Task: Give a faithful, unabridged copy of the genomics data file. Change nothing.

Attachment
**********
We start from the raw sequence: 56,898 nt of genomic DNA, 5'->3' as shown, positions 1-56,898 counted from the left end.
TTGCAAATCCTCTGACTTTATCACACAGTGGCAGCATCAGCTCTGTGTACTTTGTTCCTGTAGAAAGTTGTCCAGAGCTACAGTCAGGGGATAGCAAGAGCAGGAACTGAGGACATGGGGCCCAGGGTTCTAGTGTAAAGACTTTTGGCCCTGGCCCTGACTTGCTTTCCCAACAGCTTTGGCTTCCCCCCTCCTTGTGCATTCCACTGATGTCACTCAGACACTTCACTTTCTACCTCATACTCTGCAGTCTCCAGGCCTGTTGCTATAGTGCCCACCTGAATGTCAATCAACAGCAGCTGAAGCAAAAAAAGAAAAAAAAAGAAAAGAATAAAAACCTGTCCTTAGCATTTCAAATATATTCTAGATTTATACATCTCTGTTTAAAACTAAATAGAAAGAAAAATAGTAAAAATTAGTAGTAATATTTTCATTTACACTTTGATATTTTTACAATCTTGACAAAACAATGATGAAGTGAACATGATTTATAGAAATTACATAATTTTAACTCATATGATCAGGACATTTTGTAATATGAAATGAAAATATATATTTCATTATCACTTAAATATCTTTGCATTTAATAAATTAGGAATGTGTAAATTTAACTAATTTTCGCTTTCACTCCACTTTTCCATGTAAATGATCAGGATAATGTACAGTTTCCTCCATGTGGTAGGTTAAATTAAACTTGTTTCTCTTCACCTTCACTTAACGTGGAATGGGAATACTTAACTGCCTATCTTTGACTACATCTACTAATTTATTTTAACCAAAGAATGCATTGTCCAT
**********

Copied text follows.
We start from the raw sequence: 56,898 nt of genomic DNA, 5'->3' as shown, positions 1-56,898 counted from the left end.
TTGCAAATCCTCTGACTTTATCACACAGTGGCAGCATCAGCTCTGTGTACTTTGTTCCTGTAGAAAGTTGTCCAGAGCTACAGTCAGGGGATAGCAAGAGCAGGAACTGAGGACATGGGGCCCAGGGTTCTAGTGTAAAGACTTTTGGCCCTGGCCCTGACTTGCTTTCCCAACAGCTTTGGCTTCCCCCCTCCTTGTGCATTCCACTGATGTCACTCAGACACTTCACTTTCTACCTCATACTCTGCAGTCTCCAGGCCTGTTGCTATAGTGCCCACCTGAATGTCAATCAACAGCAGCTGAAGCAAAAAAAGAAAAAAAAAGAAAAGAATAAAAACCTGTCCTTAGCATTTCAAATATATTCTAGATTTATACATCTCTGTTTAAAACTAAATAGAAAGAAAAATAGTAAAAATTAGTAGTAATATTTTCATTTACACTTTGATATTTTTACAATCTTGACAAAACAATGATGAAGTGAACATGATTTATAGAAATTACATAATTTTAACTCATATGATCAGGACATTTTGTAATATGAAATGAAAATATATATTTCATTATCACTTAAATATCTTTGCATTTAATAAATTAGGAATGTGTAAATTTAACTAATTTTCGCTTTCACTCCACTTTTCCATGTAAATGATCAGGATAATGTACAGTTTCCTCCATGTGGTAGGTTAAATTAAACTTGTTTCTCTTCACCTTCACTTAACGTGGAATGGGAATACTTAACTGCCTATCTTTGACTACATCTACTAATTTATTTTAACCAAAGAATGCATTGTCCAT